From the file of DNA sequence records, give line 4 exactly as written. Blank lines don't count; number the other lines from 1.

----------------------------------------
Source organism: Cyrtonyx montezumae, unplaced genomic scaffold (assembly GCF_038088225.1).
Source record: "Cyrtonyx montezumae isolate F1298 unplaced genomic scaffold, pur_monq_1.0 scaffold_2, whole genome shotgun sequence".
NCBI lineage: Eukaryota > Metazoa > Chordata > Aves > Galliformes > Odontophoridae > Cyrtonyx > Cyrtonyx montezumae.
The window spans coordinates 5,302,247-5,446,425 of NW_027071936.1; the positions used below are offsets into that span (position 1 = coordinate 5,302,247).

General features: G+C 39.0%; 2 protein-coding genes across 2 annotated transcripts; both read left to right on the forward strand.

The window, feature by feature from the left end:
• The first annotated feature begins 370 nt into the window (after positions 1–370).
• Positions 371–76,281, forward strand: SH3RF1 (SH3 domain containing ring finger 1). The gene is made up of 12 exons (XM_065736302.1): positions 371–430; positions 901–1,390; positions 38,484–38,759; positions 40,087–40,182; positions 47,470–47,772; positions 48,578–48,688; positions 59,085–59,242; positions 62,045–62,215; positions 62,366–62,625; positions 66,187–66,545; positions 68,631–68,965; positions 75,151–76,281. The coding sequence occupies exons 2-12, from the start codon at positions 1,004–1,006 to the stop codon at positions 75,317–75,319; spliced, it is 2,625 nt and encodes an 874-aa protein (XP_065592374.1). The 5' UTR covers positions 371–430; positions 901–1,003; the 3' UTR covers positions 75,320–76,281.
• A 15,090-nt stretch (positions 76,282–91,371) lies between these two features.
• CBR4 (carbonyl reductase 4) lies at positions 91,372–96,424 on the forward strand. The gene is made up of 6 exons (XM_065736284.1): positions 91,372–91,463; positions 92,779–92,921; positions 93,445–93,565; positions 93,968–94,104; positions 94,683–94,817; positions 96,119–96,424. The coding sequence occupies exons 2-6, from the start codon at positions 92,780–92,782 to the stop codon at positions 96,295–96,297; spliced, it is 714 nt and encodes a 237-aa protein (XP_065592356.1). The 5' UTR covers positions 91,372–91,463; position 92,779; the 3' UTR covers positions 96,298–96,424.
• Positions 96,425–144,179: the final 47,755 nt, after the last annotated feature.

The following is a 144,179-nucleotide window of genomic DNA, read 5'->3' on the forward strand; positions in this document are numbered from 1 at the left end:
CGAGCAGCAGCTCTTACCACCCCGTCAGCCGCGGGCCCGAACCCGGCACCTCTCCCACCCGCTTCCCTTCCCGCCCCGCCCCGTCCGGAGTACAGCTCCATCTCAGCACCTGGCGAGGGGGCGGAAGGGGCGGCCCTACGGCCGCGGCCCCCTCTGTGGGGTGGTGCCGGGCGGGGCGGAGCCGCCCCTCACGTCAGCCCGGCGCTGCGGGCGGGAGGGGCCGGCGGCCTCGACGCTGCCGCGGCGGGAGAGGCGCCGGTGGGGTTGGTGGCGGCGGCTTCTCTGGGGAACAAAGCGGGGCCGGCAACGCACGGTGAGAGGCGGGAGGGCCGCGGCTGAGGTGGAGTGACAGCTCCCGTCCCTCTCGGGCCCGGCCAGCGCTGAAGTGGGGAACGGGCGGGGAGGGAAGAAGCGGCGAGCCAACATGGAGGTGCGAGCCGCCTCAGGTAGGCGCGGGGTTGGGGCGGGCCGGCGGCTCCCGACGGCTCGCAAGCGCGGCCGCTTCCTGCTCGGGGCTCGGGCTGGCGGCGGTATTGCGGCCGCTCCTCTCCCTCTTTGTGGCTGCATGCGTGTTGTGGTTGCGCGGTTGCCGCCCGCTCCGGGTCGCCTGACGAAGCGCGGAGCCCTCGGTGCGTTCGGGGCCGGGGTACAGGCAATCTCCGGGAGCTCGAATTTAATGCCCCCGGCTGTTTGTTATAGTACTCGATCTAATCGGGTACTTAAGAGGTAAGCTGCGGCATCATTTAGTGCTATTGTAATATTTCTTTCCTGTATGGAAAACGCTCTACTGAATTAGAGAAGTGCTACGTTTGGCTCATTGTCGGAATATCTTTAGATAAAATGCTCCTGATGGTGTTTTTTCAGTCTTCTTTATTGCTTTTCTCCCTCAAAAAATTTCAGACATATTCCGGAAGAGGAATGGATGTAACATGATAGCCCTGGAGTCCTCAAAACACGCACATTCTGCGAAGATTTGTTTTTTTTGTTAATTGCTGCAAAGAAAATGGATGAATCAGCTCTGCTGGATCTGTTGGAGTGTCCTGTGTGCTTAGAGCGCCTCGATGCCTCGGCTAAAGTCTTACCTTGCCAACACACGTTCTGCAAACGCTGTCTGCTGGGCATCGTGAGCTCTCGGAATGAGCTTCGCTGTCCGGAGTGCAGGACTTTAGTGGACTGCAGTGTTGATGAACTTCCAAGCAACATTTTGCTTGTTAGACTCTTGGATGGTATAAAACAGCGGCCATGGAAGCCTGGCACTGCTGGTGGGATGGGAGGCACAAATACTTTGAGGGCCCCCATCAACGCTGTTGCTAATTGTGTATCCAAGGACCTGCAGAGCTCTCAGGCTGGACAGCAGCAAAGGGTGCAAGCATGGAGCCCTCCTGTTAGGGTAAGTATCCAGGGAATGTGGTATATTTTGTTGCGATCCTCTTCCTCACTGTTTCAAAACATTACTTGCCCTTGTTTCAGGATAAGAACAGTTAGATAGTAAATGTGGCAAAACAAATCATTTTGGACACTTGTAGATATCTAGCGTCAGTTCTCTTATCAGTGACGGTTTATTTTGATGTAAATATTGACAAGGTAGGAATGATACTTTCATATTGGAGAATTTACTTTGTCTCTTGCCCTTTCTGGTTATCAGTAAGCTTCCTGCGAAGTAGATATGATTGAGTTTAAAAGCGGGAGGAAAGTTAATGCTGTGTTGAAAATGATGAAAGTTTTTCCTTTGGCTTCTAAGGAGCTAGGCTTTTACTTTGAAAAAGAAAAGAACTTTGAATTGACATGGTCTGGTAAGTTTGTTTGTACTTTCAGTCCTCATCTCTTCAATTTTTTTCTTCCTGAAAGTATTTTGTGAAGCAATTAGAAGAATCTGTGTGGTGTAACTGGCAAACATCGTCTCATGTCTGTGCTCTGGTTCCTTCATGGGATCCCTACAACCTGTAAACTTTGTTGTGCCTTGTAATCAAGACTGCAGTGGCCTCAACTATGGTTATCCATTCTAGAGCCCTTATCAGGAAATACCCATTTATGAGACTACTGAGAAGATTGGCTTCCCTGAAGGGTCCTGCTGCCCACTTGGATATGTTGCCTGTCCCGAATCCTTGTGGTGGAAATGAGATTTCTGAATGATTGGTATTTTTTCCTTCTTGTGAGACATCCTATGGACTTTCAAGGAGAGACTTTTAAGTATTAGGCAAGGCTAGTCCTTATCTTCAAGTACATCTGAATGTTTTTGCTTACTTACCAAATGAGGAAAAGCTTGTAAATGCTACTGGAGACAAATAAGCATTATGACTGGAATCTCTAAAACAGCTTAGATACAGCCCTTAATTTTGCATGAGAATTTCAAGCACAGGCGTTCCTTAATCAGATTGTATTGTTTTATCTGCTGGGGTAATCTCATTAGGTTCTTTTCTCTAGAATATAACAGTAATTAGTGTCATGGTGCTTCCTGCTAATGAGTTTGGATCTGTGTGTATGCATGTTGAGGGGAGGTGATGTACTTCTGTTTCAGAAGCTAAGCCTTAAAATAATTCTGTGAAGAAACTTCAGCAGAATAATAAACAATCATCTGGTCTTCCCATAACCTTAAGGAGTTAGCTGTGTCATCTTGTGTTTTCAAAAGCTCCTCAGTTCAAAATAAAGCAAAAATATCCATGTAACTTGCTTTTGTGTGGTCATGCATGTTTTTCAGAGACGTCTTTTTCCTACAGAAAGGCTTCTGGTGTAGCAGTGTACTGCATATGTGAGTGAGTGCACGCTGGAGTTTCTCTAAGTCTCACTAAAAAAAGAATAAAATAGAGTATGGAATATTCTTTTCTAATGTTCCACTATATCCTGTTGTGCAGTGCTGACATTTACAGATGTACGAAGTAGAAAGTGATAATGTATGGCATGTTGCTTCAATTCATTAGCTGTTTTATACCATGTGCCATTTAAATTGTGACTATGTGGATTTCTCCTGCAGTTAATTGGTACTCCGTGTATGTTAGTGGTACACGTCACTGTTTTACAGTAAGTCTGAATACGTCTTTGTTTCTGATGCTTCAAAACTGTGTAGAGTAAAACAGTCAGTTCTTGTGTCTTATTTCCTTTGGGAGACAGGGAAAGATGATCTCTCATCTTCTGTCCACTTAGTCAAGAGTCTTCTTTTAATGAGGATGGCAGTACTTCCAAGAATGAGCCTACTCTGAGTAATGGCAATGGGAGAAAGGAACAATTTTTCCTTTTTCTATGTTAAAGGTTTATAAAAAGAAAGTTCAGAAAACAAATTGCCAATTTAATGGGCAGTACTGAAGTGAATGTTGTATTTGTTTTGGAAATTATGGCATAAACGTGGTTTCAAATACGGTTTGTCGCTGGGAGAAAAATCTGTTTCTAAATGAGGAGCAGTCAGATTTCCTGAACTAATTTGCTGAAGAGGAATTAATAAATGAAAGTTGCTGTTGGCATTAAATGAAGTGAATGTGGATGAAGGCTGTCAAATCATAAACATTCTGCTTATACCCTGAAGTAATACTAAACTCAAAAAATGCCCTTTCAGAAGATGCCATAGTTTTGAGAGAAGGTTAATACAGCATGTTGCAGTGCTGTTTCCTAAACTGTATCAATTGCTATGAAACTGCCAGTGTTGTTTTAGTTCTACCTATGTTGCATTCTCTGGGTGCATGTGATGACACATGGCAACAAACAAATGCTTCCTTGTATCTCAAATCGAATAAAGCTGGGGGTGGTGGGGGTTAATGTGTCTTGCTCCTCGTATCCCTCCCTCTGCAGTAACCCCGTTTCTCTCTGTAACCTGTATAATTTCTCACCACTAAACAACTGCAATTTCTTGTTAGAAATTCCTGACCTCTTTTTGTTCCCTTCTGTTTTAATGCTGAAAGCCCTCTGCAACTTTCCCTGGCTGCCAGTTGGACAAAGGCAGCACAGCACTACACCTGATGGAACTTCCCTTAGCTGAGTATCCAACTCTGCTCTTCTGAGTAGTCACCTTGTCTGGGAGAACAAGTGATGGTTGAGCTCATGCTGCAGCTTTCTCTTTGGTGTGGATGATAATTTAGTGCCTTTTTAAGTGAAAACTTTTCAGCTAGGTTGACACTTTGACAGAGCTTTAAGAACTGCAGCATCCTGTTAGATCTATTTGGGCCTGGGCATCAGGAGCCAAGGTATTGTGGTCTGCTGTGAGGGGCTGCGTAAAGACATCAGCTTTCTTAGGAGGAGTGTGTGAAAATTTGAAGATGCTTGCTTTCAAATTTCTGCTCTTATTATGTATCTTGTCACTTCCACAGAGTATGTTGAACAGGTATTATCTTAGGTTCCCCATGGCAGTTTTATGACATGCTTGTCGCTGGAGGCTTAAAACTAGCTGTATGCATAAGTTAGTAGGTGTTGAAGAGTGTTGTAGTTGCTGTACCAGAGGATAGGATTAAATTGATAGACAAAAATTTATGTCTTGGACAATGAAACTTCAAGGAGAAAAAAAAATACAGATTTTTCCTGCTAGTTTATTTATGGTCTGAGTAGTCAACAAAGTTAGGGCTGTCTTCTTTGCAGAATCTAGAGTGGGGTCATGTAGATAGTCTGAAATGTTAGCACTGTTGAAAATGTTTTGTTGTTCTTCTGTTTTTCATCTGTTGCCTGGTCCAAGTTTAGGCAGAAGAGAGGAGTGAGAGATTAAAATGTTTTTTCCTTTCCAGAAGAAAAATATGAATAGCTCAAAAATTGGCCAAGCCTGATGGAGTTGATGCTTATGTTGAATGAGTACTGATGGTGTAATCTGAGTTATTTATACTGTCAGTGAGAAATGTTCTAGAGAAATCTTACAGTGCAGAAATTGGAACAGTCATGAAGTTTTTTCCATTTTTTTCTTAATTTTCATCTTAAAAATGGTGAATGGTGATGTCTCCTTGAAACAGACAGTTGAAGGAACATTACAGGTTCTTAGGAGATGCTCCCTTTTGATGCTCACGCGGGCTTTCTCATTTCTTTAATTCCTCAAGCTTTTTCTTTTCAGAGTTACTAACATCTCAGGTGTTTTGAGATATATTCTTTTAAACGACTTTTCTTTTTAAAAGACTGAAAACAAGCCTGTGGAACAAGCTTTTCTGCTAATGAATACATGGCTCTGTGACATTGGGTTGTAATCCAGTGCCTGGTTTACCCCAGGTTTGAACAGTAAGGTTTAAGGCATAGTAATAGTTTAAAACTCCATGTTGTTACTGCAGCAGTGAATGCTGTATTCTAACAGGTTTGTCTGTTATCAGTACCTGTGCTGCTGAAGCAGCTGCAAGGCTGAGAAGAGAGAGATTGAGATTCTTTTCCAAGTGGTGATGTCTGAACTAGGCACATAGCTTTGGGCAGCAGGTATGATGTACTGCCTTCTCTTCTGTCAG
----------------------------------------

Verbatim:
The window spans coordinates 5,302,247-5,446,425 of NW_027071936.1; the positions used below are offsets into that span (position 1 = coordinate 5,302,247).